That’s not to say the Brewers should have spent big for a free agent starter last offseason. First, their track record of signing veteran starters to long-term contracts in free agency is awful. Second, three of the top free agents — Yu Darvish, Lance Lynn and Alex Cobb — have struggled this season and the fourth, Jake Arrieta, was roughed up by the Brewers in their 12-3 win over the Phillies Saturday.

So what can the Brewers do?

They can cross their fingers and hope Jhoulys Chacin, a second-tier free agent signed during the offseason, continues his ace-like pitching. The Brewers are 11-3 in games Chacin has started and he is 5-0 with a 2.92 ERA in his past 11 starts. Problem is, there is little in Chacin’s resume to suggest he can sustain that performance over a full season.

They can cross their fingers and hope Jimmy Nelson returns from shoulder surgery and regains the form he showed prior to his injury. However, we’re 10 days into June and there has been no discussion about Nelson’s return, so you have to wonder if he’ll return this season or how effective he’ll be if he does.

They can hope Chase Anderson and Zach Davies start pitching as consistently as they did the second half of last season, when they anchored the rotation. Neither one has matched that this season and Davies has been on the DL twice with a shoulder issue.

To their credit, Chacin, Anderson, Davies, Junior Guerra and Brent Suter have battled and kept the Brewers close in games all season. But they’re still not the kind to pitch deep into games or keep opponents off the scoreboard entirely. In 56 starts, those five have recorded an out in the seventh inning only five times.

It looks like the Brewers’ best bet is to be active during the in-season trade market, where starters such as Cole Hamels, Chris Archer, Michael Fulmer and J.A. Happ might be available. Are any of them good enough? Are the Brewers willing to part with enough to land one of them?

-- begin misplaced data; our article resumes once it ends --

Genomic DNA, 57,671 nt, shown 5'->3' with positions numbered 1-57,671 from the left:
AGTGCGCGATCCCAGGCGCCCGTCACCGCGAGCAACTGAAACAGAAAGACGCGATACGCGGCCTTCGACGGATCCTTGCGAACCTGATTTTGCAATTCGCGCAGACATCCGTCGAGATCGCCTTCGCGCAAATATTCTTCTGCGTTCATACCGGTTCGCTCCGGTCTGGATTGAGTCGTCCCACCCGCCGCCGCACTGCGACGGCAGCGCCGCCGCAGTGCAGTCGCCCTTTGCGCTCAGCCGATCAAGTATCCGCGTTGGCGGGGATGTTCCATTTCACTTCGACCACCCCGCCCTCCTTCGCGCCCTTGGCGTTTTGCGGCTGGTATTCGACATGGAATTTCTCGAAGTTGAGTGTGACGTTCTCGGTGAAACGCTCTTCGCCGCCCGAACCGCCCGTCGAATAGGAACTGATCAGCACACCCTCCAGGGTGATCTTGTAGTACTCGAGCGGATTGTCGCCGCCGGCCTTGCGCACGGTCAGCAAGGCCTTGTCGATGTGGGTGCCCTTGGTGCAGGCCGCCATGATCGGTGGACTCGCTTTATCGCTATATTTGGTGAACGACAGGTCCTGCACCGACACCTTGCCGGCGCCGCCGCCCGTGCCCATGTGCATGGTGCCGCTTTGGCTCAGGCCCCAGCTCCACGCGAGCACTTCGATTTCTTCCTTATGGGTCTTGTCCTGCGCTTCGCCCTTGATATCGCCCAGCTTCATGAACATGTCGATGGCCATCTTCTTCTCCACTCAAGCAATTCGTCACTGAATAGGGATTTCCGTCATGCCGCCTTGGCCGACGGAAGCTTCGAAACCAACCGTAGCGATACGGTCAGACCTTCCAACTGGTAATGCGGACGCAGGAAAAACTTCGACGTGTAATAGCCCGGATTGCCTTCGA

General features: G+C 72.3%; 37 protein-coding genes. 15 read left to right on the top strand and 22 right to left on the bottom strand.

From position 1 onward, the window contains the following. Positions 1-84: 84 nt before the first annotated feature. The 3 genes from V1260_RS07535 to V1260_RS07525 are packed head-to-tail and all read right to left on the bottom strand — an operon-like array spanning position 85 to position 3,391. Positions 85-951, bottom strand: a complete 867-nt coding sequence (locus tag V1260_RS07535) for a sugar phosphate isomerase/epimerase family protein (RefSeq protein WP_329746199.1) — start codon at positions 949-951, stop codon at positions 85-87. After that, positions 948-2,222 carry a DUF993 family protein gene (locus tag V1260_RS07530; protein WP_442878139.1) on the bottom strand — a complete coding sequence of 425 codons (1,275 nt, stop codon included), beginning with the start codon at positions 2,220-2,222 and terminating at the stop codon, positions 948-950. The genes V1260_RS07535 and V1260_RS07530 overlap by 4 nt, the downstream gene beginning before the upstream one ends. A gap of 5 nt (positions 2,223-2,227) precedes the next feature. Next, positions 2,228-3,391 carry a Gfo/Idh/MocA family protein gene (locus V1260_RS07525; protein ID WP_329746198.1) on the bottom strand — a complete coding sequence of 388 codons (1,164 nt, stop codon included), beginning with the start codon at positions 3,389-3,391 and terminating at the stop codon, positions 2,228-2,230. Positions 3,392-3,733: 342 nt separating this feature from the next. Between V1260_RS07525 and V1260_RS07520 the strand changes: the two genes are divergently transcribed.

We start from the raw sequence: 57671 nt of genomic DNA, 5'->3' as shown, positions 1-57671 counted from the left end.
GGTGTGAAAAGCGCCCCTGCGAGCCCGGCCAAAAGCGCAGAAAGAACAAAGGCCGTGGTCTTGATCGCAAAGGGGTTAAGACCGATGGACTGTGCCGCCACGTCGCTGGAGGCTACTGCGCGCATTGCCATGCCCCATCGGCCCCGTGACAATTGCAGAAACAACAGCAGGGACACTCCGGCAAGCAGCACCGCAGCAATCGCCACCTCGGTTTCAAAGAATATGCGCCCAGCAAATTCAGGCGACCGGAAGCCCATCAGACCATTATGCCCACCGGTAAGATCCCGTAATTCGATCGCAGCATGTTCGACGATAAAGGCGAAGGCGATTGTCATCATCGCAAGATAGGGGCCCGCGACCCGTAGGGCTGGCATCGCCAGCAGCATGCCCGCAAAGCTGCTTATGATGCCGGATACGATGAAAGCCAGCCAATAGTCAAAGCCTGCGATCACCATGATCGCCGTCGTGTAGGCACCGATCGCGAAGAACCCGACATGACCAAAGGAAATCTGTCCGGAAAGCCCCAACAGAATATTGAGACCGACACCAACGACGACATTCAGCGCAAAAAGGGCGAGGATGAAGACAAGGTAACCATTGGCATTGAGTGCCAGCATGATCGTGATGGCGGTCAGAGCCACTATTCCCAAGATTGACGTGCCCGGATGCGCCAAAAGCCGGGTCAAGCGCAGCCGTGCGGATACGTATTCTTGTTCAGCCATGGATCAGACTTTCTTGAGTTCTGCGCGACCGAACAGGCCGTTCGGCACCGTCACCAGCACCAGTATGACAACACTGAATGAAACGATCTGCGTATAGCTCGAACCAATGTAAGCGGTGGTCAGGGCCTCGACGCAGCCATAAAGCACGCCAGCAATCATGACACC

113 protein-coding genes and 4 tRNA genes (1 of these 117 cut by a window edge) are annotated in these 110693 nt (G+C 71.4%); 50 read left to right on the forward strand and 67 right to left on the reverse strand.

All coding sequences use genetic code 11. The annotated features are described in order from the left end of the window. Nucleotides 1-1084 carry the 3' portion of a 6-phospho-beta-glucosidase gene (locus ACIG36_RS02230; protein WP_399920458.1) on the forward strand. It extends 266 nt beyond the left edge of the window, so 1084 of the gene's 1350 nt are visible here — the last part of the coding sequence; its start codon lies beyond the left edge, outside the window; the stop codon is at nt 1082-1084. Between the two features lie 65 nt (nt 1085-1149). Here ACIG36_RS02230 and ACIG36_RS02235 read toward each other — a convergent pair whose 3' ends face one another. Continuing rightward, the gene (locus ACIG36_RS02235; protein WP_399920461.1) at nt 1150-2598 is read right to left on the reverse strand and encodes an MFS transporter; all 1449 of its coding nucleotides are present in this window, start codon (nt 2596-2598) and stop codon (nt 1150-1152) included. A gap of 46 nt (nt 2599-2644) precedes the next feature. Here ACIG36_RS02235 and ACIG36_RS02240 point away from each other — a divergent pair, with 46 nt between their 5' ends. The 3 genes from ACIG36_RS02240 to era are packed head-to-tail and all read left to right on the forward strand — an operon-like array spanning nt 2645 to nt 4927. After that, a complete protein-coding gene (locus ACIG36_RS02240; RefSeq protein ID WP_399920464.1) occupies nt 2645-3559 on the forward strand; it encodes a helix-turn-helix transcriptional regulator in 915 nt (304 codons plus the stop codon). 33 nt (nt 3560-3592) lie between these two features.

We won’t know until something happens. In the meantime, the starting rotation is the only thing keeping me from going all-in on this Brewers team.

Brewers trade Choi

The Brewers acquired infielder Brad Miller and cash considerations from the Tampa Bay Rays on Sunday in exchange for first baseman/outfielder Ji-Man Choi.

Miller was designated for assignment by the Rays on Thursday. Choi was optioned to Triple-A Colorado Springs by the Brewers earlier Sunday despite hitting a grand slam on Saturday.

Miller was batting .256 with five homers and 21 RBIs this season. He is a career .240 hitter with 73 homers and 260 RBIs in 653 games. He played with the Seattle Mariners from 2013-15 before his tenure with the Rays.

Choi is batting .233 with two homers and five RBIs in 12 games with the Brewers this season. Choi belted a go-ahead, pinch-hit grand slam in Saturday’s 12-3 rout of the Phillies.

Despite his heroics, Choi was sent to Colorado Springs to open a roster spot for right-hander Brandon Woodruff, who started Sunday’s game against the Phillies and pitched the first four innings.

Meanwhile, Brewers first baseman Eric Thames will likely be activated from the disabled list on Monday.

Thames has been sidelined since leaving a contest on April 24 due to a torn ligament in his left thumb. Thames went 3-for-4 with a three-run homer Saturday in his first of two rehab games for Colorado Springs.

Thames had seven homers and 13 RBIs in 22 games before his injury. He hit a career-best 31 blasts last season.

— Copyright (c)2018, The Wisconsin State Journal/Distributed by Tribune Content Agency, LLC.